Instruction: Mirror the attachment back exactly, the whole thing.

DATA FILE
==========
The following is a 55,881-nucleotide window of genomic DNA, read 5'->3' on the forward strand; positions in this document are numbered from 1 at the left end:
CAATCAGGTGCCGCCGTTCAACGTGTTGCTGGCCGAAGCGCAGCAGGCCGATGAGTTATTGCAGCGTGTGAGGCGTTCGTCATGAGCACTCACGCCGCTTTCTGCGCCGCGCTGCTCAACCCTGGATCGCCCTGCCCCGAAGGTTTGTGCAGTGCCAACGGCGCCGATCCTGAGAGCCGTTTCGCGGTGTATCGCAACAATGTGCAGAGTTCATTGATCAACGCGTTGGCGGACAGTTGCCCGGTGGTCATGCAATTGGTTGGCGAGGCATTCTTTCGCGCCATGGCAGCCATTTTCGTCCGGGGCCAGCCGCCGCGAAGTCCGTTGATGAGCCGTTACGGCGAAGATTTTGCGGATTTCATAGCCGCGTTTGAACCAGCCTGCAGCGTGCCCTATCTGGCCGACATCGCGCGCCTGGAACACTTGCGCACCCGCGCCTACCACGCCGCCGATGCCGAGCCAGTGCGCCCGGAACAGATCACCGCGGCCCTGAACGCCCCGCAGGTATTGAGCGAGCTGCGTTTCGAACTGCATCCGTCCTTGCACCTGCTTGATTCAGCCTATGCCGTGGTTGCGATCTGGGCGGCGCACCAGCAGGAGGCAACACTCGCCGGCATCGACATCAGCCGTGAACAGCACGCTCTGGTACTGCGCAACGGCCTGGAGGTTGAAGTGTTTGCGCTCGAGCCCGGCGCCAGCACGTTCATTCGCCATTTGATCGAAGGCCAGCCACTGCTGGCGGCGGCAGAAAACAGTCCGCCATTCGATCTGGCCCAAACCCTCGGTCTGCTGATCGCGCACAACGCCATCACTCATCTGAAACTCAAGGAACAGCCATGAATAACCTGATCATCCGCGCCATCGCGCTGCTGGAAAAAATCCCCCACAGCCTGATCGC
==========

The following is a 55,881-nucleotide window of genomic DNA, read 5'->3' on the forward strand; positions in this document are numbered from 1 at the left end:
CAATCAGGTGCCGCCGTTCAACGTGTTGCTGGCCGAAGCGCAGCAGGCCGATGAGTTATTGCAGCGTGTGAGGCGTTCGTCATGAGCACTCACGCCGCTTTCTGCGCCGCGCTGCTCAACCCTGGATCGCCCTGCCCCGAAGGTTTGTGCAGTGCCAACGGCGCCGATCCTGAGAGCCGTTTCGCGGTGTATCGCAACAATGTGCAGAGTTCATTGATCAACGCGTTGGCGGACAGTTGCCCGGTGGTCATGCAATTGGTTGGCGAGGCATTCTTTCGCGCCATGGCAGCCATTTTCGTCCGGGGCCAGCCGCCGCGAAGTCCGTTGATGAGCCGTTACGGCGAAGATTTTGCGGATTTCATAGCCGCGTTTGAACCAGCCTGCAGCGTGCCCTATCTGGCCGACATCGCGCGCCTGGAACACTTGCGCACCCGCGCCTACCACGCCGCCGATGCCGAGCCAGTGCGCCCGGAACAGATCACCGCGGCCCTGAACGCCCCGCAGGTATTGAGCGAGCTGCGTTTCGAACTGCATCCGTCCTTGCACCTGCTTGATTCAGCCTATGCCGTGGTTGCGATCTGGGCGGCGCACCAGCAGGAGGCAACACTCGCCGGCATCGACATCAGCCGTGAACAGCACGCTCTGGTACTGCGCAACGGCCTGGAGGTTGAAGTGTTTGCGCTCGAGCCCGGCGCCAGCACGTTCATTCGCCATTTGATCGAAGGCCAGCCACTGCTGGCGGCGGCAGAAAACAGTCCGCCATTCGATCTGGCCCAAACCCTCGGTCTGCTGATCGCGCACAACGCCATCACTCATCTGAAACTCAAGGAACAGCCATGAATAACCTGATCATCCGCGCCATCGCGCTGCTGGAAAAAATCCCCCACAGCCTGATCGC